Disney Is Working on Standalone 'Star Wars' Films: Hot Trends
NEW YORK (TheStreet) -- Popular searches on the Internet include Walt Disney(DIS) after CEO Bob Iger revealed that the company is working on standalone "Star Wars" films.
Iger told CNBC that Disney is working on standalone films that are not part of the new upcoming trilogy. Disney confirmed last month that director J.J. Abrams is directing the seventh installment of the "Star Wars" saga. That new trilogy begins in 2015 with "Star Wars: Episode VII."
Iger said the individual films would be based on "Star Wars" characters "that are not part of the overall saga." They will be released during the same period as the new trilogy.
Disney purchased Lucasfilm, the maker of the "Star Wars" movies, for over $4 billion in 2012.
Virgin Media(VMED) is trending as telecommunications billionaire John Malone's Liberty Global(LBTYA) has agreed to acquire the cable-television and Internet provider for $16 billion in cash and stock.
The deal equates to $47.87 a share of Virgin Media, a slight premium to the stock's closing price of $45.61 on Tuesday.
The companies said they expect annual cost savings of about $180 million once the deal is complete and the companies are fully integrated. Liberty plans to repurchase $3.5 billion in shares over two years upon the deal's completion as well.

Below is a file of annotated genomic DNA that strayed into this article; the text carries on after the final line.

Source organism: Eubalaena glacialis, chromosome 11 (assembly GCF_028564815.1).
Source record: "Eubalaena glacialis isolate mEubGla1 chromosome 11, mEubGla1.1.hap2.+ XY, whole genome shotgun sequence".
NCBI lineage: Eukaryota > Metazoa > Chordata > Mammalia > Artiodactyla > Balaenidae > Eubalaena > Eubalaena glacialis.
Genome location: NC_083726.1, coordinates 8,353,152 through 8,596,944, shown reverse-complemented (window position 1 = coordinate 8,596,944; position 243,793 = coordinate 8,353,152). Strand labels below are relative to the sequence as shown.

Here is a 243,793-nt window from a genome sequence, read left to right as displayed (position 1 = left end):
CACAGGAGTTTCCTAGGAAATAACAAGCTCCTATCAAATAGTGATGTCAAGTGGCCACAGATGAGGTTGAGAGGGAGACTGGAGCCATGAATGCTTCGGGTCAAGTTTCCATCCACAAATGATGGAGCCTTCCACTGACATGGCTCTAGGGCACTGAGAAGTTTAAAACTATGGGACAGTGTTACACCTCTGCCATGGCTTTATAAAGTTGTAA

The deal will make the combined company a bigger rival of Rupert Murdoch's British Sky Broadcasting Group in the U.K.
Virgin Media is Britain's second-biggest pay-TV company.
Nasdaq OMX Group is another popular search. The exchange group is reportedly in settlement talks with the Securities and Exchange Commission over its mishandling of Facebook's(FB) 's initial public offering last May.
According to The Wall Street Journal, Nasdaq may pay about $5 million to resolve the SEC's eight-months investigation. The Journal said brokers and investors lost an estimated $500 million due to Nasdaq's technological mistakes.
Nasdaq is said to be in other talks with customers about potential reimbursement for their losses during the IPO. But, as the newspaper mentioned, securities laws and Nasdaq's rules help cap the exchange group's expenses from the errors.